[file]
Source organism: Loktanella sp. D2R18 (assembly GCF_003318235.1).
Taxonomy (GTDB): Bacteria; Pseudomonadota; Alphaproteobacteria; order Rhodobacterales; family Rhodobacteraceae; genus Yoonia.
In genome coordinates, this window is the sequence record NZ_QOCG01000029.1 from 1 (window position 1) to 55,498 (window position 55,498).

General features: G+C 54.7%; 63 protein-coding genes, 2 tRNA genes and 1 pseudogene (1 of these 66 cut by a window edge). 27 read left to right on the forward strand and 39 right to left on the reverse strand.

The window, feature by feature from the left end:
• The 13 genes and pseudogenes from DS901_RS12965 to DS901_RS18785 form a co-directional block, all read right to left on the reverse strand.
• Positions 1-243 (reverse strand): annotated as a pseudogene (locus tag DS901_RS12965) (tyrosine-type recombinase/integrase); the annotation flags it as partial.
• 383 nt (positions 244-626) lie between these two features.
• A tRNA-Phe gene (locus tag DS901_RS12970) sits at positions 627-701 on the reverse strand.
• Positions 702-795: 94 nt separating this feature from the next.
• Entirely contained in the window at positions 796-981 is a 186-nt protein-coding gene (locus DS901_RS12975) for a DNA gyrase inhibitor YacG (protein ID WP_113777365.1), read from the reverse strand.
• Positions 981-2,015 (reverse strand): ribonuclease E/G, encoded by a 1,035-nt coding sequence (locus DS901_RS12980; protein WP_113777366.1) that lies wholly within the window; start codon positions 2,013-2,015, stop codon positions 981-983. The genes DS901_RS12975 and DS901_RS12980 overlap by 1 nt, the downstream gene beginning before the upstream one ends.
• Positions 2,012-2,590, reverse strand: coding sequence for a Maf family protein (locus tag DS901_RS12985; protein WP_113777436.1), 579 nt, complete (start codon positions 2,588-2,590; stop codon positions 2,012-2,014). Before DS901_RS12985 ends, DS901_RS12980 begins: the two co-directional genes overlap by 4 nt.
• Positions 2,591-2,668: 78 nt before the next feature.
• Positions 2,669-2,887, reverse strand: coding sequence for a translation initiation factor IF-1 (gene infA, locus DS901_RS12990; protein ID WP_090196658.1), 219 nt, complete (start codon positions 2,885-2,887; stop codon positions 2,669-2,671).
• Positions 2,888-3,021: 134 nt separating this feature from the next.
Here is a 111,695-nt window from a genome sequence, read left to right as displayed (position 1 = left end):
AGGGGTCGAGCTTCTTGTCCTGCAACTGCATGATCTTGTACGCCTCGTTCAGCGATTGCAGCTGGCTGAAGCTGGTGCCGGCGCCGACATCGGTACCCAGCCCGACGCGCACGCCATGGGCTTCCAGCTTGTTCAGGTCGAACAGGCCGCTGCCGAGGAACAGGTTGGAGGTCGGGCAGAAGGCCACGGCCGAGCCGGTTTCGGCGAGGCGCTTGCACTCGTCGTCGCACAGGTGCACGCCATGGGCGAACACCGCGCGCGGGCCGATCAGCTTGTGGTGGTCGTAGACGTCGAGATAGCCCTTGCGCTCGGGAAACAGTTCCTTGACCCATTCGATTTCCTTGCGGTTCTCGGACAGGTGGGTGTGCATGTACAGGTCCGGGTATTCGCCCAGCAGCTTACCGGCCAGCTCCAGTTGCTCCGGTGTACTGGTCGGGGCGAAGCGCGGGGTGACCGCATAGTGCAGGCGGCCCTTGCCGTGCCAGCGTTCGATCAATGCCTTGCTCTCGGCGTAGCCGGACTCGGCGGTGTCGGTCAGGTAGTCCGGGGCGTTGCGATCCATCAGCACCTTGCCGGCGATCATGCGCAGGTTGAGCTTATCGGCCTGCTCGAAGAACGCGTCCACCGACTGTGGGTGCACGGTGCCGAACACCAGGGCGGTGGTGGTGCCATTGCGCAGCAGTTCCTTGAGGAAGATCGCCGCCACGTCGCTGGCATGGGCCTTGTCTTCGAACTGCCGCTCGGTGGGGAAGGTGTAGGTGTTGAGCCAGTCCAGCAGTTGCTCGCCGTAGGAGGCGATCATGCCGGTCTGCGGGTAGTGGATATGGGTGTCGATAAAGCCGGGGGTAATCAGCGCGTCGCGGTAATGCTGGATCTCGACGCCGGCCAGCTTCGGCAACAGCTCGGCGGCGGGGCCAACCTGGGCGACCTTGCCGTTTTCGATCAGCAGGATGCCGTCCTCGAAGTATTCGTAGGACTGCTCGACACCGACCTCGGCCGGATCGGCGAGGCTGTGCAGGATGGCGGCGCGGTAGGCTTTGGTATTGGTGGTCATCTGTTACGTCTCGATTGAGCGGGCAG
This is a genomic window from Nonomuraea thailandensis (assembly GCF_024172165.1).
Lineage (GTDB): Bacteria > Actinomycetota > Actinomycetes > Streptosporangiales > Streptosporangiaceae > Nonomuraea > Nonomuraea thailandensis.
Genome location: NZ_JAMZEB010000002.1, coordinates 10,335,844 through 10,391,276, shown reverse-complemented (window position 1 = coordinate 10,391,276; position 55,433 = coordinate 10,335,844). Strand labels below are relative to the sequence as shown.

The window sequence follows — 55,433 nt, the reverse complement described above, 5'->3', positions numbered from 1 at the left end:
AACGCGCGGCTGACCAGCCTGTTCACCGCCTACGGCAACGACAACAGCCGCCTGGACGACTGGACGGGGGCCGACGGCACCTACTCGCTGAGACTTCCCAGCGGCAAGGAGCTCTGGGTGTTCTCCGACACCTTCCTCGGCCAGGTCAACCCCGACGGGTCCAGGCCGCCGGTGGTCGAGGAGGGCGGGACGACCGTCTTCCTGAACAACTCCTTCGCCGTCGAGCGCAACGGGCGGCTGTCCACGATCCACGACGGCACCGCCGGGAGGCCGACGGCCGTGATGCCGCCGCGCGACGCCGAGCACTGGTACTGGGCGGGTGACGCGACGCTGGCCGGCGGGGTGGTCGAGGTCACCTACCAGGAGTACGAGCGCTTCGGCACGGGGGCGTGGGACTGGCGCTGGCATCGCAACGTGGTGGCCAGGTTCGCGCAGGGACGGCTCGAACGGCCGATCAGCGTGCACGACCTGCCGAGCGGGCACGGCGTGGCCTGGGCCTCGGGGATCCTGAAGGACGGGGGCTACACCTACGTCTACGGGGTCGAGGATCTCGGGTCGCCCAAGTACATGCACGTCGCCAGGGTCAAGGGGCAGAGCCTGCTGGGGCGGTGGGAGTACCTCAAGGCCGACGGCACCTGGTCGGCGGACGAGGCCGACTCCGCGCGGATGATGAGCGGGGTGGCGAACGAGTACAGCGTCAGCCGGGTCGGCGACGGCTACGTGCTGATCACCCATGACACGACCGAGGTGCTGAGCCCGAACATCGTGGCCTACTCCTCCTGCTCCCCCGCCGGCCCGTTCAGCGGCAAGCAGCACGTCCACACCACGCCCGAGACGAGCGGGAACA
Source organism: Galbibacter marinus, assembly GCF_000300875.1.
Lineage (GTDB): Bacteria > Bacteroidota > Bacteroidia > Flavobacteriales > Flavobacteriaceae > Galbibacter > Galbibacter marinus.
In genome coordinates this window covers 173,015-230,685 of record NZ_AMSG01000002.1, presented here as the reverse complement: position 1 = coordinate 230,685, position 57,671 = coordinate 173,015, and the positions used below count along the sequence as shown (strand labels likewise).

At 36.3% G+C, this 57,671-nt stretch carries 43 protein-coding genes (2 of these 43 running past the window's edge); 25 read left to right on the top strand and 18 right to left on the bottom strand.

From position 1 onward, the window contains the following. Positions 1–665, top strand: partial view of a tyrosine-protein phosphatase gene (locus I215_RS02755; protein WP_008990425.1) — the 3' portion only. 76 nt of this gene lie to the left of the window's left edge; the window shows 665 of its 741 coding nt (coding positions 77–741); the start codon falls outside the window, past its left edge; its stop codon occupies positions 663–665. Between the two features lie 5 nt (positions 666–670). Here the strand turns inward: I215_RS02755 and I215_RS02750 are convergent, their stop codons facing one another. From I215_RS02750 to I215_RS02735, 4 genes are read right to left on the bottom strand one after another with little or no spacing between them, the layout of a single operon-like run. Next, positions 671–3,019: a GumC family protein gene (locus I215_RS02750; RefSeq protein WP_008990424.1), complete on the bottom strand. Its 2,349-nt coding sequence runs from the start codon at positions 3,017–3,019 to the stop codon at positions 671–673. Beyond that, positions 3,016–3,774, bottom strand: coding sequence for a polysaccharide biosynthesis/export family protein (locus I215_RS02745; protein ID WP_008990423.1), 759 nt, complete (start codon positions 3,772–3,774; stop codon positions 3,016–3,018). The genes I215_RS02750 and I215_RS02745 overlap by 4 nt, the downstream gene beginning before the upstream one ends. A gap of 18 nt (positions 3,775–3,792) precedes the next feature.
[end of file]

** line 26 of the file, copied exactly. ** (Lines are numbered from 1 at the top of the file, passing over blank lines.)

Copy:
In genome coordinates this window covers 173,015-230,685 of record NZ_AMSG01000002.1, presented here as the reverse complement: position 1 = coordinate 230,685, position 57,671 = coordinate 173,015, and the positions used below count along the sequence as shown (strand labels likewise).